Crabbing seasons set for Puget Sound

OLYMPIA -- The Washington Department of Fish and Wildlife on Wednesday announced summer crabbing seasons for Puget Sound, starting June 1 with an early opening in Marine Area 13 south of the Tacoma Narrows Bridge.

Most other areas of the Sound will open for recreational crab fishing July 2, although two areas around the San Juan Islands open later in summer to protect molting crab.

Seasons for the upcoming fishery are posted on WDFW's crab fishing website at The website includes details on fishing regulations, as well as an educational video on crabbing.

Like last year, crabbers will have an extra month to catch their quota in Marine Area 13, said Rich Childers, shellfish policy lead for WDFW.

Recent test fisheries indicate that crab in southern Puget Sound are in hard-shell condition, allowing for an early start to the crabbing season in that area, Childers said.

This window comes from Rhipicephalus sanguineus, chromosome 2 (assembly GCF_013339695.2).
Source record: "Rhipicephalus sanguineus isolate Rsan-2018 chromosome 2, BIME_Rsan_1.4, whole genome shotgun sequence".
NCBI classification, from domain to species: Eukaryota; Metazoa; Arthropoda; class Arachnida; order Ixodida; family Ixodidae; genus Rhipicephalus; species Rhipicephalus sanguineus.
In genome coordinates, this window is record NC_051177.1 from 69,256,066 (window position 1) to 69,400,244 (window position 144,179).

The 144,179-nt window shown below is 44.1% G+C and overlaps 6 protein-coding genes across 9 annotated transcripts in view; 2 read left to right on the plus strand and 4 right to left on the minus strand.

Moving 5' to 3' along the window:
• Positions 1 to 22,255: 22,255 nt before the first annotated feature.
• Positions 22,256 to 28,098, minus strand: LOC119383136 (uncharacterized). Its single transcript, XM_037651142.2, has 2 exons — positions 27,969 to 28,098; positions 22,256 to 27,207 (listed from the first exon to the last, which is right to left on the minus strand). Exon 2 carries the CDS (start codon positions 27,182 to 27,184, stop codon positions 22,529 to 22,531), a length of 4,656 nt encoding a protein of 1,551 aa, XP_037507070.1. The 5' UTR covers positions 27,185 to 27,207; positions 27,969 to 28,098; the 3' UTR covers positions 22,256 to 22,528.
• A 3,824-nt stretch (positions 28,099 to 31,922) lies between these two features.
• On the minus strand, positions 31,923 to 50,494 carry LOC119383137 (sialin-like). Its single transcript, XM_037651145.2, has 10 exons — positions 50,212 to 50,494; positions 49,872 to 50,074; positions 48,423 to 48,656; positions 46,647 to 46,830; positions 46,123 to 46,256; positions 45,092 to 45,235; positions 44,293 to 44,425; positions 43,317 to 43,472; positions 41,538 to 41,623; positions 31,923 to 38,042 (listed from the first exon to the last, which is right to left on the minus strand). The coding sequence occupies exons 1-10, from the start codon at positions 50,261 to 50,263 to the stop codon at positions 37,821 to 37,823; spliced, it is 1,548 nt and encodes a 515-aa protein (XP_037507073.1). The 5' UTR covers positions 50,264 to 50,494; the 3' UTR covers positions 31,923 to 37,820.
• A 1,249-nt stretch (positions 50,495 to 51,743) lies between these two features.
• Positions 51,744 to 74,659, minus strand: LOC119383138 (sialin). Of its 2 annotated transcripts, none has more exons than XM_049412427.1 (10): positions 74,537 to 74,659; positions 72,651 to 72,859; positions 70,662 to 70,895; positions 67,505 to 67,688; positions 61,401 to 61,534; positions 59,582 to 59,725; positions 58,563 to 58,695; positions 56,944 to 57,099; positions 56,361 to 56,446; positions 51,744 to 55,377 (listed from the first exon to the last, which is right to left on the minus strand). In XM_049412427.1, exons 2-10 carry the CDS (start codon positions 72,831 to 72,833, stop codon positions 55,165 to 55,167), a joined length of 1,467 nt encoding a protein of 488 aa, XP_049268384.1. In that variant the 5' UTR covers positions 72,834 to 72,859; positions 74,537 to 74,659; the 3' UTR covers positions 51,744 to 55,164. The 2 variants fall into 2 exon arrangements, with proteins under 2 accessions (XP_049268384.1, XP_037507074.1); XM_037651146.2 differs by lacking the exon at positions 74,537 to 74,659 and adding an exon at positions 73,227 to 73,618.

"Sport crabbers in that area have fallen short of reaching their catch quota in recent years, so we can afford to give them more time to fish during the upcoming season," Childers said. "Over the next couple of weeks we will continue to conduct test fisheries in Puget Sound, where we could open a few other areas to sport crabbing earlier than currently scheduled."

Crabbers should check the department's website for any announcements, Childers said.

The daily limit for crab fishers throughout Puget Sound is five Dungeness crab, males only, in hard-shell condition with a minimum carapace width of 6¼ inches. Fishers may catch six red rock crab of either sex per day, provided those crab measure at least 5 inches across.

Below is the current Puget Sound summer crab fishing schedule:

    Crab fishers may not set or pull shellfish gear from a vessel from one hour after official sunset to one hour before official sunrise. All shellfish gear must be removed from the water on closed days.

    Childers reminds Puget Sound crabbers that they are required to record their harvest of Dungeness crab on their catch record cards immediately after retaining crab. Separate catch record cards are issued for the summer and winter seasons.

    Catch record cards are not required to fish for Dungeness crab in the Columbia River or on the Washington coast.